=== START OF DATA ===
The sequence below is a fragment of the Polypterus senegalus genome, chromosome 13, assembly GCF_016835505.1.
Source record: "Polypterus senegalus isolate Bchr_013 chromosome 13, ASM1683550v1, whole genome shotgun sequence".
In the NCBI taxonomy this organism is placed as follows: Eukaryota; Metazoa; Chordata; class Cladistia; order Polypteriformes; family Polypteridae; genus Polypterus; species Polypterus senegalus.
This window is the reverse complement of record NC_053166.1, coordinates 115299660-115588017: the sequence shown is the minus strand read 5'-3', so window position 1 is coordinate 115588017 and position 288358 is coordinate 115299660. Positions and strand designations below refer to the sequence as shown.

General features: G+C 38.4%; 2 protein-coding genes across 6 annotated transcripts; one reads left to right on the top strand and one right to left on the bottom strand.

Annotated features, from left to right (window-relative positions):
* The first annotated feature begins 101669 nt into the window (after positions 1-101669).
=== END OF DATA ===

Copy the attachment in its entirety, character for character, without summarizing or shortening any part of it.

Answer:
The sequence below is a fragment of the Polypterus senegalus genome, chromosome 13, assembly GCF_016835505.1.
Source record: "Polypterus senegalus isolate Bchr_013 chromosome 13, ASM1683550v1, whole genome shotgun sequence".
In the NCBI taxonomy this organism is placed as follows: Eukaryota; Metazoa; Chordata; class Cladistia; order Polypteriformes; family Polypteridae; genus Polypterus; species Polypterus senegalus.
This window is the reverse complement of record NC_053166.1, coordinates 115299660-115588017: the sequence shown is the minus strand read 5'-3', so window position 1 is coordinate 115588017 and position 288358 is coordinate 115299660. Positions and strand designations below refer to the sequence as shown.

General features: G+C 38.4%; 2 protein-coding genes across 6 annotated transcripts; one reads left to right on the top strand and one right to left on the bottom strand.

Annotated features, from left to right (window-relative positions):
* The first annotated feature begins 101669 nt into the window (after positions 1-101669).